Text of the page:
Smoking WEB
Junior George Paddock sits on the mall patio smoking an E-cigarette. -Photo by Rebecca Rosen

6 COMMENTS

  1. Really? This school is full of proud pro-lifers yet they participate in an activity that will most certainly kill them? Hahahaha Hypocrisy at it’s finest. Ya’ll are great please don’t change anything; this is great stand up material.

    • since you’re such a stickler for pro-life and obviously don’t smoke, I’m going to assume that you have never vote for a politician that supports any war, or form of euthanasia, you also don’t believe in the death penalty. Based on the extremity of your statement I will also assume you don’t drink alcohol, coffee, eat processed sugars or support fast food, and I’m sure you don’t buy anything from wal-mart either since they support child labor and really they aren’t a just system as evidenced by the way the constantly devalue human life with their low wages? I’m sure you also never gossip, judge harshly, or wear any clothing produced by anyone except yourself because how else could you ensure that they were made justly, that no one caught a disease from the chemicals that made the pigments for the cloth? You probably also only use computers that are part of some public domain to ensure that no one died from the toxins and bad working conditions necessary to create any sort of modern technology.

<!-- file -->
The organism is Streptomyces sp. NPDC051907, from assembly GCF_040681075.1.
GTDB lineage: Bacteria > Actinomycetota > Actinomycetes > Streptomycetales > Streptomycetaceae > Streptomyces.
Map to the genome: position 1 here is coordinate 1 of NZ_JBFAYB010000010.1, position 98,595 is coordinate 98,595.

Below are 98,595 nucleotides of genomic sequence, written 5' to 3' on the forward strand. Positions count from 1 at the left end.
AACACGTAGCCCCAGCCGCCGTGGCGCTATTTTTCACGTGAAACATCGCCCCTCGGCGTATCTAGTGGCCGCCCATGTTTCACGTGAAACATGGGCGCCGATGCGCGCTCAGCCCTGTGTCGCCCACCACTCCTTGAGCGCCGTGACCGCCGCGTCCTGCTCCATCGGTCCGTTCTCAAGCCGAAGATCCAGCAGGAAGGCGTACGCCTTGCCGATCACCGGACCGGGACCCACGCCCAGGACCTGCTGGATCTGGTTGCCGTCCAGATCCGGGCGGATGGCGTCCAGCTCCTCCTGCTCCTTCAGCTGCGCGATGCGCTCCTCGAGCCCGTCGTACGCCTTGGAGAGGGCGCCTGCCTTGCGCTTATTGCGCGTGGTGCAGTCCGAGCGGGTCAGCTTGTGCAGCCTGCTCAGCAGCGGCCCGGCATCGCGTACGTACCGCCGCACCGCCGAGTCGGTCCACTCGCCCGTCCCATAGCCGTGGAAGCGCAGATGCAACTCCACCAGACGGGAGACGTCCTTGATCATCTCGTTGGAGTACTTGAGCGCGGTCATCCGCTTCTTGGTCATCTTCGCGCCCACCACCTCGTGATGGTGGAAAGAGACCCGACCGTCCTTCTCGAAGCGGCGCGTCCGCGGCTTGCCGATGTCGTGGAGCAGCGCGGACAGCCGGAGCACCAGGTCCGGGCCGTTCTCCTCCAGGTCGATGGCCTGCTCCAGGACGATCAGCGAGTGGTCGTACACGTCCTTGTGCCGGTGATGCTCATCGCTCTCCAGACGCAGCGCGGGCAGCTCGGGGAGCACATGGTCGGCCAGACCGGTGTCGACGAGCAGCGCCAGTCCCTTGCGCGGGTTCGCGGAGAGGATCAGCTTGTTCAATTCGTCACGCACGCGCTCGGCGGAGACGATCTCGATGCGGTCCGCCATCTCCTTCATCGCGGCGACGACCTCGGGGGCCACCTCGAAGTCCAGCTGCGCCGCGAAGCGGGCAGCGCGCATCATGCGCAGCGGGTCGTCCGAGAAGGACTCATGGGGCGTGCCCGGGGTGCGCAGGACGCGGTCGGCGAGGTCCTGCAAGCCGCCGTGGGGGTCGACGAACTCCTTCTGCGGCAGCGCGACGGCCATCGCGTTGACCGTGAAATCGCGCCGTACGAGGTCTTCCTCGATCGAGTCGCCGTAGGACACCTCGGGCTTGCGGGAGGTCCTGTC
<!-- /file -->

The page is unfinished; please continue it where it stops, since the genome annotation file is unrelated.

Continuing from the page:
essentially, your comment is out of place as there are much more important things you should be worried about instead of so casually handing out criticisms as one does handshakes.

      • I can honestly say that I consciously do not engage in a majority of the things you listed although sometimes I slip up just like any human being. My point (that you clearly missed) is that pro lifers should absolutely not judge women for having abortions, not because the bible says so, but because they hypocritically and habitually smoke cigarettes.

  2. In response to the first comment, there is quite a difference between the issue of abortion and that of smoking. Both are completely different subjects and while it is understandable how one may try to compare them, the logical reasoning behind each is quite different. Abortion is immediate; the mother is choosing to abort the life of her unborn child. Smoking, on the other hand, is a gradual thing that one can quit after having made the decision to smoke in the first place. A woman who has gone through an abortion can’t decide not to go through with it after it has already been done.